As we iterate the contracts and introduce more optimizations, we expect to significantly reduce the costs shown here.

### Step 2: Aggregated proof verification

The current version of NEBRA UPA aggregates proofs into a Halo2-KZG proof. The cost of verifying such a proof in isolation is about **350k gas**, and is roughly independent of batch size. In addition, the UPA contract emits an event and updates its storage to mark each application proof in the batch as verified. This incurs a marginal per-proof cost of about **7k gas**.

Therefore the per-proof gas cost for verifying one batch of $N$ proofs and storing the result is approximately:

$$350000/N + 7000$$

The current configuration of NEBRA UPA sets the batch size to $N=32$. With this batch size the aggregated verification cost comes out to **~18k gas** per-proof __(Etherscan)__.

### Step 3: Querying the verification result

Once a proof has been verified by the UPA contract, the app contract may query the UPA contract to confirm that the associated public inputs are valid. This typically looks like:

```
require(upaVerifier.isVerified(circuitId, publicInputs, "Not verified");
```

The gas cost of this external contract call is about **25k gas** per proof.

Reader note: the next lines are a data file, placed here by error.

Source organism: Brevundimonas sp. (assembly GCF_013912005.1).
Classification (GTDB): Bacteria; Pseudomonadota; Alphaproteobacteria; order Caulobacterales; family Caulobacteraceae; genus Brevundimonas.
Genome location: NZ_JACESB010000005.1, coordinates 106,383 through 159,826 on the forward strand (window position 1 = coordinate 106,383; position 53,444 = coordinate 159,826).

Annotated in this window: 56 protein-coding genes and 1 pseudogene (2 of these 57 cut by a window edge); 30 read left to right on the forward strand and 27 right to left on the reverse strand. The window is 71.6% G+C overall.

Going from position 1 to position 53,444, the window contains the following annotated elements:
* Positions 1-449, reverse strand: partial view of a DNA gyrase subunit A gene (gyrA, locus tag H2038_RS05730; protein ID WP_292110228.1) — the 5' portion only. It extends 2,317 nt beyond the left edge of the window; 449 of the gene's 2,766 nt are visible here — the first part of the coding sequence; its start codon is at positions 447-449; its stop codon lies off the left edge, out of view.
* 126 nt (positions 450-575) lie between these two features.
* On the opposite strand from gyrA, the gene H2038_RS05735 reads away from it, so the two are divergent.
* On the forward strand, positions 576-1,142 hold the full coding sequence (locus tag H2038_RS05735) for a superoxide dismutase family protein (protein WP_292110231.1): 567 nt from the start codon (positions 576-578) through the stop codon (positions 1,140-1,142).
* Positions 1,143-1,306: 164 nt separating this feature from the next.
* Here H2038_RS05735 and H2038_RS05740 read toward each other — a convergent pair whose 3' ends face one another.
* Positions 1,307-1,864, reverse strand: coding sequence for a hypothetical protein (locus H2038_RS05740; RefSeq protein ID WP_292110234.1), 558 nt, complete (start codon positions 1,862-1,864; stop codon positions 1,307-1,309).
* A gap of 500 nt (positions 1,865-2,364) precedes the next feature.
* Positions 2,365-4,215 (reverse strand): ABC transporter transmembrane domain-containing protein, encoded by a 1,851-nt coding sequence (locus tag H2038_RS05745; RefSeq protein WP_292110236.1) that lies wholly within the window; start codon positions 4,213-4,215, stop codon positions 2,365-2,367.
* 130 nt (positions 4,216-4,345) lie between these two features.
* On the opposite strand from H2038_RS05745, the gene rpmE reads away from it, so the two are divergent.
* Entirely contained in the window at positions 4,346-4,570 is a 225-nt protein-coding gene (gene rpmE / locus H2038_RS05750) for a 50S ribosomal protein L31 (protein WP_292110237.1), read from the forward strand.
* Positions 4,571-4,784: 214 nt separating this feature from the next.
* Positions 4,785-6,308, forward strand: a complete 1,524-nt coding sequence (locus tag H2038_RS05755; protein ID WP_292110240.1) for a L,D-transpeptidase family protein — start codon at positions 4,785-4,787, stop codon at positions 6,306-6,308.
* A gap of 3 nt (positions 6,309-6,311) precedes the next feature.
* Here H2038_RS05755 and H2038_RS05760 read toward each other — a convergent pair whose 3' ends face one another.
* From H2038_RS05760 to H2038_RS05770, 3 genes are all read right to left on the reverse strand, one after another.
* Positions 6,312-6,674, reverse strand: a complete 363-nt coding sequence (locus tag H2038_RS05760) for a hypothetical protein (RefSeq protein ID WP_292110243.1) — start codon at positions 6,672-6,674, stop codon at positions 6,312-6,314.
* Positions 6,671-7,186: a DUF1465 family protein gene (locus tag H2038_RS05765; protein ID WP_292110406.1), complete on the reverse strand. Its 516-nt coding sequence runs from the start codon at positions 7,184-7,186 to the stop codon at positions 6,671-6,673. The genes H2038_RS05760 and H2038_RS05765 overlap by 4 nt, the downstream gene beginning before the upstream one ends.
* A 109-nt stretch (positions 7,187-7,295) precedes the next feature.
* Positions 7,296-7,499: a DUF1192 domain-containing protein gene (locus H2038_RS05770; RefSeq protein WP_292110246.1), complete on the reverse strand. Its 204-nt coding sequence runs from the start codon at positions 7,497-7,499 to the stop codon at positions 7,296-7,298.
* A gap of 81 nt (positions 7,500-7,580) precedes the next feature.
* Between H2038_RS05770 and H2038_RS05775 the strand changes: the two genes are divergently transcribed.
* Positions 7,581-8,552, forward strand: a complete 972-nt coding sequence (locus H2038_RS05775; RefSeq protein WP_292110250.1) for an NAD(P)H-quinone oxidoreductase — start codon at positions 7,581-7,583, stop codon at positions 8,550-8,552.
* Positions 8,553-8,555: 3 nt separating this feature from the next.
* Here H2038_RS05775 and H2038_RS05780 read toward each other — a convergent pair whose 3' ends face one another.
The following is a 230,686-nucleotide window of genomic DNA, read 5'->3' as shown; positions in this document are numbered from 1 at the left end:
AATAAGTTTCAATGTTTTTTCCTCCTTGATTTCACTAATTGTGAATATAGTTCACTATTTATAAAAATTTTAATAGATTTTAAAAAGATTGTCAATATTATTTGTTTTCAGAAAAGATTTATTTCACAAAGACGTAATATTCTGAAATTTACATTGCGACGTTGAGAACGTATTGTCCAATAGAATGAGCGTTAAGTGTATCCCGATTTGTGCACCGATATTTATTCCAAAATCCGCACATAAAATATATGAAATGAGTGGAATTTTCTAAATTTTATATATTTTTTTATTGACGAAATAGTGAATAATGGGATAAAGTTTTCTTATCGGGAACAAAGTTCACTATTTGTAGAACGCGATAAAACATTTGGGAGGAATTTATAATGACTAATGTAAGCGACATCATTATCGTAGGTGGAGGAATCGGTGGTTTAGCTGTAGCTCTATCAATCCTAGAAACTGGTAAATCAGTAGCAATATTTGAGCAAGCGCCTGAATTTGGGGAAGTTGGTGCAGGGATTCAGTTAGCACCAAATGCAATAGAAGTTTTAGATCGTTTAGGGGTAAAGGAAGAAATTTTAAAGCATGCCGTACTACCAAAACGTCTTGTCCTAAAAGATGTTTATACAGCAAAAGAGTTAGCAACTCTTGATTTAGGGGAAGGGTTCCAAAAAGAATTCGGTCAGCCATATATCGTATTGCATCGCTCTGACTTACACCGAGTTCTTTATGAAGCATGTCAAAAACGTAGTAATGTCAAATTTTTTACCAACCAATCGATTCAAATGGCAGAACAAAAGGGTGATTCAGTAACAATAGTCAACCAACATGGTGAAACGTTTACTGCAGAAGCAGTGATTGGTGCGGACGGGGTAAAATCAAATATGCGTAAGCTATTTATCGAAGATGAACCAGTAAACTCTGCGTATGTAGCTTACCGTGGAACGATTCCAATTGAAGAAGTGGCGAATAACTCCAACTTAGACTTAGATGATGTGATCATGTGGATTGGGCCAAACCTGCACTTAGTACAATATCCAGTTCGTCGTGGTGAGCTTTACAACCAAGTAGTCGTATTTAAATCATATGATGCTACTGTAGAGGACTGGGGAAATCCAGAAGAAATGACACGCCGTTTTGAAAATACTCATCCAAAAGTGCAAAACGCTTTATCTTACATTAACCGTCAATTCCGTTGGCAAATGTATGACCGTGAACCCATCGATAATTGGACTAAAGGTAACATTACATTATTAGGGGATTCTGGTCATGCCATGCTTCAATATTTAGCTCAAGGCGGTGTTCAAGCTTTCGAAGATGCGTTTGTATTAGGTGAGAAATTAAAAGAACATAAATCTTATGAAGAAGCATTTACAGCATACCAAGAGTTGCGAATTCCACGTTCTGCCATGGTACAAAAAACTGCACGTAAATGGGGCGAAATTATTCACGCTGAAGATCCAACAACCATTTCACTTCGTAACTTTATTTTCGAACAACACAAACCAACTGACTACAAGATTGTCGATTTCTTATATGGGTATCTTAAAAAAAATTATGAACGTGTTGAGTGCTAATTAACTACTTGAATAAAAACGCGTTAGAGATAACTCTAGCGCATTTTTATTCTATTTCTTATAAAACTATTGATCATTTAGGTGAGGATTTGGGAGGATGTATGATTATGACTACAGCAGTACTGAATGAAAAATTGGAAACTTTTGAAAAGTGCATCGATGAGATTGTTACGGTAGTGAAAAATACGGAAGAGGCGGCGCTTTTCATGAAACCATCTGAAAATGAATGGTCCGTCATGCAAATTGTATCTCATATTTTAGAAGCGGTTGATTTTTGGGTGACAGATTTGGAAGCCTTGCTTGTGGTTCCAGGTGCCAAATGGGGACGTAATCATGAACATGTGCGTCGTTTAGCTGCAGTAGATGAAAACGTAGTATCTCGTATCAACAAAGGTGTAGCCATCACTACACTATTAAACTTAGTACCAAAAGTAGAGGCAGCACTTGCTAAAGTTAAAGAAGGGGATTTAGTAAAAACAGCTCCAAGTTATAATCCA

In the near future, apps will be able to amortize this cost by checking that a whole multi-proof submission has been verified instead of checking each of its proofs individually.

### End-to-end gas savings

#### Using on-chain submission

With UPA, assuming submissions of size $M$ and proof aggregations of size $N$, the total end-to-end per-proof gas cost **with on-chain submissions** comes out to about:

$$100000/M + 350000/N + 52000$$

Concretely, with submissions of $M=32$ proofs and aggregations of $N=32$ proofs, this per-proof gas cost comes out to

$$100000/32 + 350000/32 + 52000 \approx 66000$$

which represents a savings of about **184k gas** (~75%).

#### Using off-chain submission

The end-to-end gas cost **with off-chain submissions** will be approximately:

$$350000/N + 32000$$

With the current UPA configuration of $N=32$, the per-proof cost comes out to

$$350000/32 + 32000 \approx 43000$$

which represents a savings of about **207k gas** (~85%).